aleator classicus

Reading at Random in Classical Literature

Ausonius, Eclogae 26

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This is Ausonius’ response to that one-line poem about when to cut your nails, beard and hair.

hoc sic refellendum.

Mercurius furtis probat ungues semper acutos
articulisque aciem non sinit imminui.
barba Iovi, crinis Veneri decor. ergo necesse est,
ut nolint demi, quo sibi uterque placent.
Mavors imberbos et calvos, Luna, adamasti:
non prohibent comi tum caput atque genas.
Sol et Saturnus nil obstant unguibus. ergo
non placitum divis tolle monostichium.

This is the way to refute this.

Mercury approves, for thefts, nails which are always sharp, and does not allow fingers’ keenness to be reduced. The beard is Jupiter’s glory, and hair is Venus’s. So it is inevitable that they do not wish for what they each delight in to be taken away. You, Mars, love the beardless; you, Moon, love the bald – these gods do not forbid head and cheeks to be trimmed. The Sun and Saturn have no objection to nails. Therefore do away with the one-liner which the gods do not approve!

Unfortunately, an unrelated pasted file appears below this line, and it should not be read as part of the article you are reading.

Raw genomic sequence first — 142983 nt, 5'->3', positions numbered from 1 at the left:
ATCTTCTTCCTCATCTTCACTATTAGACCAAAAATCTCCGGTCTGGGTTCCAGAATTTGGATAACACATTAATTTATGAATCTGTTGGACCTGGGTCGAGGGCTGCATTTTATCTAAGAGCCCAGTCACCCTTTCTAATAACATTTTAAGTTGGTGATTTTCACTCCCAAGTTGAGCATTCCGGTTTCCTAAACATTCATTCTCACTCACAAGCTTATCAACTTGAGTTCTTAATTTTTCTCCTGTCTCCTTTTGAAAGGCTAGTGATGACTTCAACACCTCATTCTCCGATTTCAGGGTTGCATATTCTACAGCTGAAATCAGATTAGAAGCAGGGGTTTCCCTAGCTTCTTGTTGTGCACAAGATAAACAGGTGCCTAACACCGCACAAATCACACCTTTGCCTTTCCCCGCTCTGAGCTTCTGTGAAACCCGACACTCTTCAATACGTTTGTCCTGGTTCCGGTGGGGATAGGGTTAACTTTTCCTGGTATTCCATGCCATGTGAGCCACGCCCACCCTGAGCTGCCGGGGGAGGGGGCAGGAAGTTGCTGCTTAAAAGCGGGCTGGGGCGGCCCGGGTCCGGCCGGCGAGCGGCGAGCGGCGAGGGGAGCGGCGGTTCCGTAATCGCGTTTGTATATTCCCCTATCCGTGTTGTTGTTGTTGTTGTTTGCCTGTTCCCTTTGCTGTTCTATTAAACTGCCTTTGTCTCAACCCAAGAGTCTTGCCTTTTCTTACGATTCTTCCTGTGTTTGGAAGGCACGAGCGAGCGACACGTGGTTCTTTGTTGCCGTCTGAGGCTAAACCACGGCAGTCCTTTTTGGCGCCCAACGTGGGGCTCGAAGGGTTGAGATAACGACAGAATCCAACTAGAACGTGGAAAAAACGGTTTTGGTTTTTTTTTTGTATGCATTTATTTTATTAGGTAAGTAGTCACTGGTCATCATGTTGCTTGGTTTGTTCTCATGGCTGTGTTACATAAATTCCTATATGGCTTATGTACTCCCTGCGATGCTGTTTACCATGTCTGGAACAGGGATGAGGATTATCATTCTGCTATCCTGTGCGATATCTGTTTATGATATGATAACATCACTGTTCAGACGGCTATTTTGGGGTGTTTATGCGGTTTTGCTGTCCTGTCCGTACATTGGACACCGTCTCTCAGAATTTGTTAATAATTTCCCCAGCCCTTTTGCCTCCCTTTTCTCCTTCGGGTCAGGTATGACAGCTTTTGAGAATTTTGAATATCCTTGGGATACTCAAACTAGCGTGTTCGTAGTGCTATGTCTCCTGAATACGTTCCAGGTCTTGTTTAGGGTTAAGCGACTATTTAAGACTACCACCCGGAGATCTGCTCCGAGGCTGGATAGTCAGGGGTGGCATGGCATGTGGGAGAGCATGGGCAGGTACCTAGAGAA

Written by aleatorclassicus

February 14, 2011 at 12:00 PM

Posted in Ausonius

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